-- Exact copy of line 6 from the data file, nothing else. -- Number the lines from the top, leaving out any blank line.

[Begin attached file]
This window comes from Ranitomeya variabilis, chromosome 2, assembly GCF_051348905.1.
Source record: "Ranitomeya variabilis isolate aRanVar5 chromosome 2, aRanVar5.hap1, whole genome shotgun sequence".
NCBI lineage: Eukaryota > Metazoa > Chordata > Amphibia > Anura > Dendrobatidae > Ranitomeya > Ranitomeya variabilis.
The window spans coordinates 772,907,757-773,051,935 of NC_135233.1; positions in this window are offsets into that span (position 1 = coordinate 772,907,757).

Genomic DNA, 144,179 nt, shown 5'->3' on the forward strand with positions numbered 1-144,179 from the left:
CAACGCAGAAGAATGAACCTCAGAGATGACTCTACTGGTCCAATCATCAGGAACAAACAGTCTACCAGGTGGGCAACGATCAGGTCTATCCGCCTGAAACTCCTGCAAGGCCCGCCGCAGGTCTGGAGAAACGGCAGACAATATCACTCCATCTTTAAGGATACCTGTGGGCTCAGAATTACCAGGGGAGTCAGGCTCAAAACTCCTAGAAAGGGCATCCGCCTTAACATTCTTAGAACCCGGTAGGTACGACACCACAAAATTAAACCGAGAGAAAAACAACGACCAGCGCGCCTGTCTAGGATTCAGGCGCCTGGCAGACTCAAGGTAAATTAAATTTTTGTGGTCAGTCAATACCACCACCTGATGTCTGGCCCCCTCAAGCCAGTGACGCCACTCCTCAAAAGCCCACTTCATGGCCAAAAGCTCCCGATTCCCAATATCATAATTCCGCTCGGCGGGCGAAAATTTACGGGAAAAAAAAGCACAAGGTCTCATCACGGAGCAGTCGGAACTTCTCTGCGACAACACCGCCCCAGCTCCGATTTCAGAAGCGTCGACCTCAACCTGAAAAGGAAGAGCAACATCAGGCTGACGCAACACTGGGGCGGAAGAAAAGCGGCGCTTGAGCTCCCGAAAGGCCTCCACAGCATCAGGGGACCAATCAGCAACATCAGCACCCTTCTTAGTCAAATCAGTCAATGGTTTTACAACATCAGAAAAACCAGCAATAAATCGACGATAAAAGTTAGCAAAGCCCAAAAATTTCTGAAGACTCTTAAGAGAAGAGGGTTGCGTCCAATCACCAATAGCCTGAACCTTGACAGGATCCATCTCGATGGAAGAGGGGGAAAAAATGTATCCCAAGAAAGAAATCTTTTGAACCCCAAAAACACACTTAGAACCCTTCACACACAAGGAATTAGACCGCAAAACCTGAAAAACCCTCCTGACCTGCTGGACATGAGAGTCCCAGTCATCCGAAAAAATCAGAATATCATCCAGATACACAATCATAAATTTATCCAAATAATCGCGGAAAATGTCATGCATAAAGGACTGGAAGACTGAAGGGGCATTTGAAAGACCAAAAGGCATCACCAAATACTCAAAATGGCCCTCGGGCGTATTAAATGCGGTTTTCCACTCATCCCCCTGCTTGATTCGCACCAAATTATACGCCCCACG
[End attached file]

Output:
CAACGCAGAAGAATGAACCTCAGAGATGACTCTACTGGTCCAATCATCAGGAACAAACAGTCTACCAGGTGGGCAACGATCAGGTCTATCCGCCTGAAACTCCTGCAAGGCCCGCCGCAGGTCTGGAGAAACGGCAGACAATATCACTCCATCTTTAAGGATACCTGTGGGCTCAGAATTACCAGGGGAGTCAGGCTCAAAACTCCTAGAAAGGGCATCCGCCTTAACATTCTTAGAACCCGGTAGGTACGACACCACAAAATTAAACCGAGAGAAAAACAACGACCAGCGCGCCTGTCTAGGATTCAGGCGCCTGGCAGACTCAAGGTAAATTAAATTTTTGTGGTCAGTCAATACCACCACCTGATGTCTGGCCCCCTCAAGCCAGTGACGCCACTCCTCAAAAGCCCACTTCATGGCCAAAAGCTCCCGATTCCCAATATCATAATTCCGCTCGGCGGGCGAAAATTTACGGGAAAAAAAAGCACAAGGTCTCATCACGGAGCAGTCGGAACTTCTCTGCGACAACACCGCCCCAGCTCCGATTTCAGAAGCGTCGACCTCAACCTGAAAAGGAAGAGCAACATCAGGCTGACGCAACACTGGGGCGGAAGAAAAGCGGCGCTTGAGCTCCCGAAAGGCCTCCACAGCATCAGGGGACCAATCAGCAACATCAGCACCCTTCTTAGTCAAATCAGTCAATGGTTTTACAACATCAGAAAAACCAGCAATAAATCGACGATAAAAGTTAGCAAAGCCCAAAAATTTCTGAAGACTCTTAAGAGAAGAGGGTTGCGTCCAATCACCAATAGCCTGAACCTTGACAGGATCCATCTCGATGGAAGAGGGGGAAAAAATGTATCCCAAGAAAGAAATCTTTTGAACCCCAAAAACACACTTAGAACCCTTCACACACAAGGAATTAGACCGCAAAACCTGAAAAACCCTCCTGACCTGCTGGACATGAGAGTCCCAGTCATCCGAAAAAATCAGAATATCATCCAGATACACAATCATAAATTTATCCAAATAATCGCGGAAAATGTCATGCATAAAGGACTGGAAGACTGAAGGGGCATTTGAAAGACCAAAAGGCATCACCAAATACTCAAAATGGCCCTCGGGCGTATTAAATGCGGTTTTCCACTCATCCCCCTGCTTGATTCGCACCAAATTATACGCCCCACG